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THE WORLD

Wider missile shield talks proposed

Bush accepts Putin's idea to involve more nations, but the two leaders fail to resolve a central disagreement.

July 03, 2007|Maura Reynolds | Times Staff Writer

KENNEBUNKPORT, MAINE — President Bush accepted a proposal from Russian President Vladimir V. Putin on Monday to involve more European nations in negotiations over missile defense and to consider basing a controversial antimissile radar system in southern Russia.

However, two days of informal talks between the two presidents at the Bush family's seaside compound did not resolve their central disagreement over U.S. plans to install missile defense facilities in Eastern Europe, systems Russia considers a potential threat on its borders.

Putin's proposals, representing a marked expansion over suggestions he offered last month, also would include joint early warning centers in Moscow and Brussels. Putin said his proposal would make the systems the United States plans to build in the Czech Republic and Poland superfluous.

"There would be no need to place any more facilities in Europe," Putin said, standing next to Bush above the rocky Maine shoreline. "Such cooperation I believe would result in raising to an entirely new level the quality of cooperation between Russia and the United States. And for all practical purposes, this would lead to a gradual development of strategic partnership in the area of security."

Bush disagreed.

"He just laid out a vision. I think it's very sincere. I think it's innovative. I think it's strategic," Bush said. "But as I told Vladimir, I think that the Czech Republic and Poland need to be an integral part of the system."

Both sides described Putin's two-day visit to Walker's Point, the Bush family's stately resort, as friendly and productive, helping the two leaders move beyond the tensions that have hobbled relations in recent months.

The two presidents also discussed their disagreements over Iran, which the United States believes is trying to acquire nuclear weapons under the guise of a uranium enrichment program.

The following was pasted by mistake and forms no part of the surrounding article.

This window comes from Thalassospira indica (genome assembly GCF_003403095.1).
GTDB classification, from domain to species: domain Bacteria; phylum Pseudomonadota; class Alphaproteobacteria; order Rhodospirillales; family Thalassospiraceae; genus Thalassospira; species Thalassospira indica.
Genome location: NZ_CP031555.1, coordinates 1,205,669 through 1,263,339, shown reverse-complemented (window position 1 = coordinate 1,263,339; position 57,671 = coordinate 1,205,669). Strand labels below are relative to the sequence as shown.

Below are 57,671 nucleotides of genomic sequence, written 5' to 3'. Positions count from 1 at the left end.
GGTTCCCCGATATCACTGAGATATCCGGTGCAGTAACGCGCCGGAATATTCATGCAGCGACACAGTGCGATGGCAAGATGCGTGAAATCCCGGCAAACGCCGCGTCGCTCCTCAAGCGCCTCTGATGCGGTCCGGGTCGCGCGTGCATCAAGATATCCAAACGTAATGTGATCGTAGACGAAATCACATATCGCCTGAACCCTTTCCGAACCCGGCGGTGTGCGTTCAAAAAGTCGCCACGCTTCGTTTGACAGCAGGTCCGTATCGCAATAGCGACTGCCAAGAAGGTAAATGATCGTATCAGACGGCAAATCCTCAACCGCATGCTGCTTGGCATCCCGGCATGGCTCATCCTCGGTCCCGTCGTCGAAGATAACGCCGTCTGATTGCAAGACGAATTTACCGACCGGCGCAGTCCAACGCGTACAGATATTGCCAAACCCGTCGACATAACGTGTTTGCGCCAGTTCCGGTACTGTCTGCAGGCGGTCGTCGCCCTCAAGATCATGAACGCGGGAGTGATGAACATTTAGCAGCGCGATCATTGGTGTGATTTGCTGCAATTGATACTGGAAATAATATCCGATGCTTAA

"I have been counting on the Russians' support to send a clear message to the Iranians," Bush said. "We discussed a variety of ways to continue sending a joint message."

On other issues, the leaders discussed North Korea's nuclear weapons program and Kosovo's bid for independence, but reported no progress on either issue. Aides said other agreements could be announced in coming days.

Missile defense has become a significant source of tension between the two governments. Russia has grown increasingly agitated over U.S. plans to build a radar system in the Czech Republic and place interceptors in Poland, both former Soviet bloc countries that Russia considers within its sphere of influence. Opposition also is growing within Poland and the Czech Republic, and U.S. lawmakers have begun to question the system.

Kremlin officials have said they cannot approve of the U.S. installing missiles, even those designed to intercept missiles coming from other countries, so close to its borders. The Bush administration has argued that the system is designed to counter a potential threat from Iran, not from Russia.

At a meeting in Germany last month, Putin took Bush by surprise in proposing that the U.S. use a Russian radar site in Azerbaijan in lieu of the system proposed for the Czech Republic. Since then, the two countries have been discussing the possibility of cooperative steps.

Putin said that if the radar in Gabala, Azerbaijan, turned out to be unsuitable for use in a missile defense system, he would be willing to let the U.S. build a better facility in southern Russia.

U.S. officials, including the president, have said they see any other facilities as supplementing, not replacing, the systems planned for Eastern Europe.

However, national security advisor Stephen J. Hadley said the Russian proposals helped dispel doubts over Putin's interest in discussing missile defense with the United States.

"I think he answered that question very strongly in the affirmative today," Hadley said.

Talks suggested by Putin would involve North Atlantic Treaty Organization countries, a move that Hadley said would be welcomed by U.S. officials.

The disagreements did not detract from the friendly atmosphere of the meeting, which both sides took pains to describe as an informal gathering focused as much on recreation as business.

Putin took two rides on the family speedboat, Fidelity III, including a fishing trip early Monday morning during which Putin was the only one to catch a fish. The boat was piloted by Bush's father, former President George H.W. Bush, who described the catch as a 31-inch striped bass.

The president congratulated Putin, saying, "Fine catch." Putin diplomatically described the catch as a "team effort."

And, perhaps in an effort to avoid allegations of inappropriate incarceration, Putin made a point of letting the fish go. "We've let it free," he said.

maura.reynolds@latimes.com

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